Copper dip pens


#1

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#2

Neat. I could probably do that with brass as that is readily available through modelling supply lines or the hardware shop. Also the brass is a lot harder to bend which is why it is used for pinning models. I may have to try this.


#3

Is it necessary to bond the nib to the tube? If you need to change the nib do you then have to make a new one or would you need to force the old one off? Would it be easy to pop it off?

Just curious.


#4

Ya might be able to keep it in place with a couple of set screws if you used lock-tite/super-glue to lock them in, but copper is so soft I doubt that would work.
Cram a small wooden-dowel in the bottom with the appropriate amount of material carved out of one side to accept the nib? (might be able to use a screw in the end of the dowel to tighten things up).


#5

Depends on the glue. Superglue would probably work well but it is brittle and can break easy enough if hit right but it holds quite well in most cases and if too well a soak in acetone will ruin the bond and turn it into a goo.
If you us an epoxy say like J-B Weld you may as well call it a disposable pen.


#6

You don’t strictly need to be able to separate the nib and handle of a dip pen anyway.


#7

Brainstorming… if you filled the bottom of the pen with epoxy putty instead of gluing the nib in, lightly coated the back of the nib with vaseline, and then forced it into the putty before it hardened, that might work. You’d get a very tight fit around the nib but still should be able to slide it in and out.

I did some messing around with sculpture in small copper tubing long ago. It’s easy to bend with pliers or other hand tools, and you can get some nice surface effects by filing marks in it with a needle file (or leaving the plier jaw marks on it), polishing the smooth parts, and then letting it patina. When in doubt, make snakes.


#8

With just the right size of tubing, it should be easy to heat the end of the tube and let it shrink around the nib. Heat again to remove. The discoloration could be polished out or treated as a feature.


#9

I think what Martin is doing would work with Sugru or poly clay instead (admittedly Sugru would give a less harsh-to-write-with sensation). Although I do like the epoxy idea (or resin) to give the [name your solidifying poison] and nib a reason not to sink into the copper tube.

Need, no but it’s certainly nice to be able to. Particularly if you’re like me and have trouble deciding the nib is clean.

I’m definitely about that. The discoloration of fired copper is very pretty. Plus the copper’s going to get discolored from use anyway. May as well do it on purpose and start with something you like before moving on to the whims of chance and skin oil.


#10

So, like run-of-the-mill hot glue from a hot glue gun then?

It should be pretty easy to reheat and then pop the nib out if it needs replacing. All of these other proposed solutions sound pretty good too.


#11

For a solid; but easily reversible, joint you could go with one of the low-temperature metal alloys(commonly used when bending thin walled metal tubes). If you want to keep the BOM low and aren’t afraid of a few ‘toxins’, Wood’s metal is a classic and not entirely composed of lead and cadmium. Field’s metal is pricey; because of all the indium; but not as hard on the ol’ central nervous system.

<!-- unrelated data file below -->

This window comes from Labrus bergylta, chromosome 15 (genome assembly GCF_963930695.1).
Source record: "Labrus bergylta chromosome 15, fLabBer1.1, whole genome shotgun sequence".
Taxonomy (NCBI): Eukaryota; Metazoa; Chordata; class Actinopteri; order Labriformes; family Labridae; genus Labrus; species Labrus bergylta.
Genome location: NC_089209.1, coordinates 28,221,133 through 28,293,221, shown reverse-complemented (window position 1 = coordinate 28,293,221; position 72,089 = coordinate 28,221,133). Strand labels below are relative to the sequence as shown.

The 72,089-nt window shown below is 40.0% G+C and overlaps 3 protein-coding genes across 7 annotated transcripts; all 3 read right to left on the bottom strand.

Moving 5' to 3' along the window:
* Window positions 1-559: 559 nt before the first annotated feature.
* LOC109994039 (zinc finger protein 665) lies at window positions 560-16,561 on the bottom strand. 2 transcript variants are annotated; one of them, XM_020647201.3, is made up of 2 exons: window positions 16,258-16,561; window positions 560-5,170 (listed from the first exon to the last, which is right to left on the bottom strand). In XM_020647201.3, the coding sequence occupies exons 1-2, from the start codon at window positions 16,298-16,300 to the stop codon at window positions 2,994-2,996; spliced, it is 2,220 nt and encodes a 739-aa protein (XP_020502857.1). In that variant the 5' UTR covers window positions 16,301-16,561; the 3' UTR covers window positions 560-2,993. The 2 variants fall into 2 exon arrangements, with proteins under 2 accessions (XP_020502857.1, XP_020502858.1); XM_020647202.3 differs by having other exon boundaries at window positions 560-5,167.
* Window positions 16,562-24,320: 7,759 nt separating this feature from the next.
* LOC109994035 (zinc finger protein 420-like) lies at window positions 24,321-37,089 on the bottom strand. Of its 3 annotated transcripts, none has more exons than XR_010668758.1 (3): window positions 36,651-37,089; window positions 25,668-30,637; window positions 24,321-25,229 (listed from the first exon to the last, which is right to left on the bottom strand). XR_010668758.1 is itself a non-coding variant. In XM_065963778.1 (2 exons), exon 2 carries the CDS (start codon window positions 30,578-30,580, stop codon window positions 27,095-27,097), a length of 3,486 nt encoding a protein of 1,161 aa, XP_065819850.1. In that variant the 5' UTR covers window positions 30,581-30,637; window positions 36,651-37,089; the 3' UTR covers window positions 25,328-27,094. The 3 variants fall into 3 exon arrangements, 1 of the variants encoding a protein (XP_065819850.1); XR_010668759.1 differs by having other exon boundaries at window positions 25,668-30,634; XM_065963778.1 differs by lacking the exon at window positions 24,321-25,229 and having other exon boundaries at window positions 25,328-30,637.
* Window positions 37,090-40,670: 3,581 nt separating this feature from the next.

Either way, the melting point is well above room temperature or other conditions likely to be encountered when writing; but lower than boiling water, so the nib will stay nice and solid during use; but be removable with little more than a tea kettle and(in the case of Wood’s metal) some slight attention to safe handling.


#12

“Standard nibs” good luck with that. I need 3 different nib older to use all the nib I like.
Plus if you glue the nib on the pen… that’s kind of dumb. Nibs are not suppose to last long.

My personal favourite : http://www.johnnealbooks.com/product/2925/673
Simple, elegant, and can old 2 kind of nibs.


#13

Can’t resist the urge to show my stuff :smiley:

  1. Tachikawa T25 : a Japanese holder, can hold regular and small tubular nibs. I use a small piece of paper to have a better grip between the nib and the holder.
  2. Conté 1775 : French pen holder, for non-tubular nibs of all sizes, the lever hold them really well.
  3. Baignol & Farjon : my grand father pen holder… don’t try to found one.
  4. 1770 Bic : for the “atome” tubular nibs, an all time favourite of French cartoonist ! Too small for my hand.

#14

Or you can go with a torch and use common 60-40 (63-37) tin-lead solder.

I am not 100% sure how well would the Wood’s metal adhere on the pen. Worth trying, though. And can always be pretinned with the tin-lead, which then should work.

Beware with a torch around the Wood’s alloy, as cadmium likes to volatilize. But I wouldn’t be all that worried about small amounts if you don’t overheat the melt.

Most likely. Lick the tube with a torch and the nib will drop like a dress after a prom.

That could work nicely.

What about wax coating, then tracing the design with a pin, then etching it in ferric chloride, or electrolytically?

Epoxy can be unmounted by careful heating with a torch. It will soften then. Works well (using a hot air gun from an old hairdryer) on disassembling old ferrite transformers to salvage the cores and bobbins to make new transformers.

Use a piece of a solid brass or steel rod, machined to leave space for the pen. Solder into the tube, drill a hole and cut a thread.
May not even need to be soldered, the set screw for the pen will hold it in place.


#15

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